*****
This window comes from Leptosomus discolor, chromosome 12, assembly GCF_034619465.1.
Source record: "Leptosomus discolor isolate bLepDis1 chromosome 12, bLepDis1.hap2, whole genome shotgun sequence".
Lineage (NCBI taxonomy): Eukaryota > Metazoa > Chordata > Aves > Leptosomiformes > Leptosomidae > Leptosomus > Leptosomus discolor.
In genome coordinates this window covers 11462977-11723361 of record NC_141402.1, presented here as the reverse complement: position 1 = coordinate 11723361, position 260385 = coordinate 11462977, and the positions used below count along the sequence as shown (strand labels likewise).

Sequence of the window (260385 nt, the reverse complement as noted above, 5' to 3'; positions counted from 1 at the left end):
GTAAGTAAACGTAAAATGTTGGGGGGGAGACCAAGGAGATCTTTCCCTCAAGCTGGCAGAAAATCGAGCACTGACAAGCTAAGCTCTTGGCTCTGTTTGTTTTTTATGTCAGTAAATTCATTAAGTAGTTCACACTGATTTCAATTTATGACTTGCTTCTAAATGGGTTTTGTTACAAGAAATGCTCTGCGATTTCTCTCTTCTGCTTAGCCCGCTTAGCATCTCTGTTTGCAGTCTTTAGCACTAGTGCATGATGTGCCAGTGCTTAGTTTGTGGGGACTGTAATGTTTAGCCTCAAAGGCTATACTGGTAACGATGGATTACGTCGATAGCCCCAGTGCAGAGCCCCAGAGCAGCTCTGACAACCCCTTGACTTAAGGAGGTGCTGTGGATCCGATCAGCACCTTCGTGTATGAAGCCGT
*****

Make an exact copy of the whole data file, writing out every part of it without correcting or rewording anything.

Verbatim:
This window comes from Leptosomus discolor, chromosome 12, assembly GCF_034619465.1.
Source record: "Leptosomus discolor isolate bLepDis1 chromosome 12, bLepDis1.hap2, whole genome shotgun sequence".
Lineage (NCBI taxonomy): Eukaryota > Metazoa > Chordata > Aves > Leptosomiformes > Leptosomidae > Leptosomus > Leptosomus discolor.
In genome coordinates this window covers 11462977-11723361 of record NC_141402.1, presented here as the reverse complement: position 1 = coordinate 11723361, position 260385 = coordinate 11462977, and the positions used below count along the sequence as shown (strand labels likewise).

Sequence of the window (260385 nt, the reverse complement as noted above, 5' to 3'; positions counted from 1 at the left end):
GTAAGTAAACGTAAAATGTTGGGGGGGAGACCAAGGAGATCTTTCCCTCAAGCTGGCAGAAAATCGAGCACTGACAAGCTAAGCTCTTGGCTCTGTTTGTTTTTTATGTCAGTAAATTCATTAAGTAGTTCACACTGATTTCAATTTATGACTTGCTTCTAAATGGGTTTTGTTACAAGAAATGCTCTGCGATTTCTCTCTTCTGCTTAGCCCGCTTAGCATCTCTGTTTGCAGTCTTTAGCACTAGTGCATGATGTGCCAGTGCTTAGTTTGTGGGGACTGTAATGTTTAGCCTCAAAGGCTATACTGGTAACGATGGATTACGTCGATAGCCCCAGTGCAGAGCCCCAGAGCAGCTCTGACAACCCCTTGACTTAAGGAGGTGCTGTGGATCCGATCAGCACCTTCGTGTATGAAGCCGT